The words "classic" and "romantic," like many other critical expressions, sometimes abused by those who have understood them too v...aguely or too absolutely, yet define two real tendencies in the history of art and literature.... The term "classical," fixed, as it is, to a well-defined group in art, is clear, indeed; but then it has often been used in a hard, and merely scholastic sense, by the praisers of what is old and accustomed, at the expense of what is new, by critics who would never have discovered for themselves the charm of any work, whether new or old, who value what is old, in art or literature, for its accessories, and chiefly for the conventional authority that has gathered about it--people who would never really have been made glad by any Venus of old Greece and Rome, only because they fancy her grown into something staid and tame. And as the term "classical" has been used in a too absolute, and therefore in a misleading sense, so the term "romantic" has been used much too vaguely, in various accidental senses. The sense in which Scott is called a romantic writer is chiefly this; that, in opposition to the literary tradition of the last century, he loved strange adventure, and sought it in the Middle Ages.LESSATTRIBUTION DETAIL »
Despite popular opinion, there are no important parallels between Madonna and Monroe, who was a virtuoso comedienne but who was in...secure, depressive, passive-aggressive, and infuriatingly obstructionist in her career habits. Madonna is manic, perfectionist, workaholic. Monroe abused alcohol and drugs, while Madonna shuns them. Monroe had a tentative, melting, dreamy solipsism; Madonna has Judy Holliday's wisecracking smart mouth and Joan Crawford's steel will and bossy, circusmaster managerial competence.LESSATTRIBUTION DETAIL »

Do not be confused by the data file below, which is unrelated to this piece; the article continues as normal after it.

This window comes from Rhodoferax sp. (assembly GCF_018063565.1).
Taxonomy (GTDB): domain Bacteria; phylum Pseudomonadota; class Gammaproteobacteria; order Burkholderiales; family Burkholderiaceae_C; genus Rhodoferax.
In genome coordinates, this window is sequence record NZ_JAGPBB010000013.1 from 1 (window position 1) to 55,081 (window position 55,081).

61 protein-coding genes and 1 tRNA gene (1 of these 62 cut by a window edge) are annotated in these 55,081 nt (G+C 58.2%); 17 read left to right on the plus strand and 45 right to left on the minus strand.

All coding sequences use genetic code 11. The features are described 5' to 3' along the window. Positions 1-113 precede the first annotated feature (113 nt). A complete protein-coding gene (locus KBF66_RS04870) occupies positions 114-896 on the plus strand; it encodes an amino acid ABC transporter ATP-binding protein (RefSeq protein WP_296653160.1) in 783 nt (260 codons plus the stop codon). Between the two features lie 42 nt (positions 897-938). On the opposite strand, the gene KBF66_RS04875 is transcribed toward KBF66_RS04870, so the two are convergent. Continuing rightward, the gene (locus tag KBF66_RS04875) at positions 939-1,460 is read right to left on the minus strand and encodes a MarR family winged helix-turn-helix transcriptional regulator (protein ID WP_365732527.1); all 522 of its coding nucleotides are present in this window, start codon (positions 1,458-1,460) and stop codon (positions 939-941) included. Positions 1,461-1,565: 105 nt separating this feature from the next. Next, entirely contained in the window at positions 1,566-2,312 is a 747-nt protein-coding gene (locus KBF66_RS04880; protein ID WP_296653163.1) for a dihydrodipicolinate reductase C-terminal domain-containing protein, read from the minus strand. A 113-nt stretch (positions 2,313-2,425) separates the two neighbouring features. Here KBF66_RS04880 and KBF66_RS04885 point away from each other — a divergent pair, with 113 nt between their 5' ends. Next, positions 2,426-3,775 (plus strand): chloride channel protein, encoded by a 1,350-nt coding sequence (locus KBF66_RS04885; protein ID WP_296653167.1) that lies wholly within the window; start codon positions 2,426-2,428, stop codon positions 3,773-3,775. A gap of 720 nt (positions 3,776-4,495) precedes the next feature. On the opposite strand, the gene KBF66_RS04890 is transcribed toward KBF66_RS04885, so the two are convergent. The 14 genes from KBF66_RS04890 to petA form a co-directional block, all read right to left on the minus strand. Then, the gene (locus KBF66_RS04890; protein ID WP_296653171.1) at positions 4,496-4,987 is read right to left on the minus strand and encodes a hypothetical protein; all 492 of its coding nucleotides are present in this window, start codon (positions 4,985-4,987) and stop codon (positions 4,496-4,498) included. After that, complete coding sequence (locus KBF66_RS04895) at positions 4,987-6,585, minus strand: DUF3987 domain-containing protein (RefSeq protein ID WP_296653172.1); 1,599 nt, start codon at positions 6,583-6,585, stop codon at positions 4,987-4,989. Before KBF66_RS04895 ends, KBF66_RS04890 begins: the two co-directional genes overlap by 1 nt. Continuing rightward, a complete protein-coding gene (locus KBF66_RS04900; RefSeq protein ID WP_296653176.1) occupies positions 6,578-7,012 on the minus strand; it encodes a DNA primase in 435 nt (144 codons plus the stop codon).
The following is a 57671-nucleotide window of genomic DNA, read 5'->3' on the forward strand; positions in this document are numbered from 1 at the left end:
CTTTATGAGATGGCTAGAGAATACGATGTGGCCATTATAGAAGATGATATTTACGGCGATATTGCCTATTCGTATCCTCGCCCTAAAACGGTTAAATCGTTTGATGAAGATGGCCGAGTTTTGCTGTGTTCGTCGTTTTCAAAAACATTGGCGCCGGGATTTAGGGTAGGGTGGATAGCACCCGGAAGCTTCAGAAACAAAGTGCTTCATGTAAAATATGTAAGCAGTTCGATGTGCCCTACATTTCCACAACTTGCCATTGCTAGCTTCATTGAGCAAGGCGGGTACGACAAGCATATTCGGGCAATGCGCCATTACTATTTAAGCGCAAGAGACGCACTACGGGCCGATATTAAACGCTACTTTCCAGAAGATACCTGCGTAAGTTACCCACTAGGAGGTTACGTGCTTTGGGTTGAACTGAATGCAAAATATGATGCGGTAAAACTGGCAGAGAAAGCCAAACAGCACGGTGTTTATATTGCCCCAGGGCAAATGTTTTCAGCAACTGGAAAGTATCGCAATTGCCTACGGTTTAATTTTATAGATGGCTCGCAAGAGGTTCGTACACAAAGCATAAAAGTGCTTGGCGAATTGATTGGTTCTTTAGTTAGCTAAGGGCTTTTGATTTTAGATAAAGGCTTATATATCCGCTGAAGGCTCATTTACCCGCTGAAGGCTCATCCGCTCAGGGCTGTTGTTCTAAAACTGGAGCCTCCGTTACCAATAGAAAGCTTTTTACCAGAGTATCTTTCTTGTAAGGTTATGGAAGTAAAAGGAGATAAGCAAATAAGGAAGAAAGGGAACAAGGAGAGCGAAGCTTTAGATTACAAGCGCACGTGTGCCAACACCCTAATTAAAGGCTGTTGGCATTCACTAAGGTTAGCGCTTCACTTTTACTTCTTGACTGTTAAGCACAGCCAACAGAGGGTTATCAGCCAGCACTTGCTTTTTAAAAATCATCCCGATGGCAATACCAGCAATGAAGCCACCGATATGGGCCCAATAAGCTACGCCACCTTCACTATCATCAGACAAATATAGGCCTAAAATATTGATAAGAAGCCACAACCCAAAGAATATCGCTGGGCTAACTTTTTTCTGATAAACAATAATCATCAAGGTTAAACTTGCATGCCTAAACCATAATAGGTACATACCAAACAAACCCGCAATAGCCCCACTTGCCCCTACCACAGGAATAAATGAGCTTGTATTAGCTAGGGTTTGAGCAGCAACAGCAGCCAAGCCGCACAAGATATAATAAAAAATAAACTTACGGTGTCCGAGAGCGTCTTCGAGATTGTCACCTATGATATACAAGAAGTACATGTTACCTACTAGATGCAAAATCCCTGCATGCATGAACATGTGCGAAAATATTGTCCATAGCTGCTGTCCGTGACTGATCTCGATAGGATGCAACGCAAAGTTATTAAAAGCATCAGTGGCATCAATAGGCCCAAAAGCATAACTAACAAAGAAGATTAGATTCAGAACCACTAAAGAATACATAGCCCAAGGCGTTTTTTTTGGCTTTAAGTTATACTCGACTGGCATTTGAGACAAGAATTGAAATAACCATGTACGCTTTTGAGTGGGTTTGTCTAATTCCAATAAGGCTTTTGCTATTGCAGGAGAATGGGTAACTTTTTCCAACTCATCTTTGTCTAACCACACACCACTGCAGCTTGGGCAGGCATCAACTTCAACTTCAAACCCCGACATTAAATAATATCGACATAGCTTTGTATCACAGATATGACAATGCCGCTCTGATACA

That same wicked bastard of Venus that was begot of thought, conceived of spleen, and born of madness, that blind... rascally boy that abuses every one's eyes because his own are out, let him be judge how deep I am in love.LESSATTRIBUTION DETAIL »
The Heavens. Once an object of superstition, awe and fear. Now a vast region for growing knowledge. The distance of Venus, the atm...osphere of Mars, the size of Jupiter, and the speed of Mercury. All this and more we know. But their greatest mystery the heavens have kept a secret. What sort of life, if any, inhabits these other planets? Human life, like ours? Or life extremely lower in the scale. Or dangerously higher.LESSATTRIBUTION DETAIL »
Rather would I have the love songs of romantic ages, rather Don Juan and Madame Venus, rather an elopement by ladder and rope on a... moonlight night, followed by the father's curse, mother's moans, and the moral comments of neighbors, than correctness and propriety measured by yardsticks.LESSATTRIBUTION DETAIL »
In frolics dispose your pounds, shillings, and pence, For we shall be nothing a hundred years hence....
We'll sport and be free with Frank, Betty, and Dolly, Have lobsters and oysters to cure melancholy; Fish dinners will make a man spring like a flea, Dame Venus, love's lady, was born of the sea; With her and with Bacchus we'll tickle the sense, For we shall be past it a hundred years hence.LESSATTRIBUTION DETAIL »
Suppose that an inhabitant of Venus or Mars were to contemplate us from the height of a mountain, and watch the little black speck...s that we form in space, as we come and go in the streets and squares of our towns. Would the mere sight of our movements, our buildings, machines, and canals, convey to him any precise idea of our morality, intellect, our manner of thinking and loving, and hoping--in a word, of our real and intimate self? All he could do, like ourselves when we gaze at the hive, would be to take note of some facts that seem very surprising; and from these facts to deduce conclusions probably no less erroneous, no less uncertain, than those we choose to form concerning the bee.LESSATTRIBUTION DETAIL »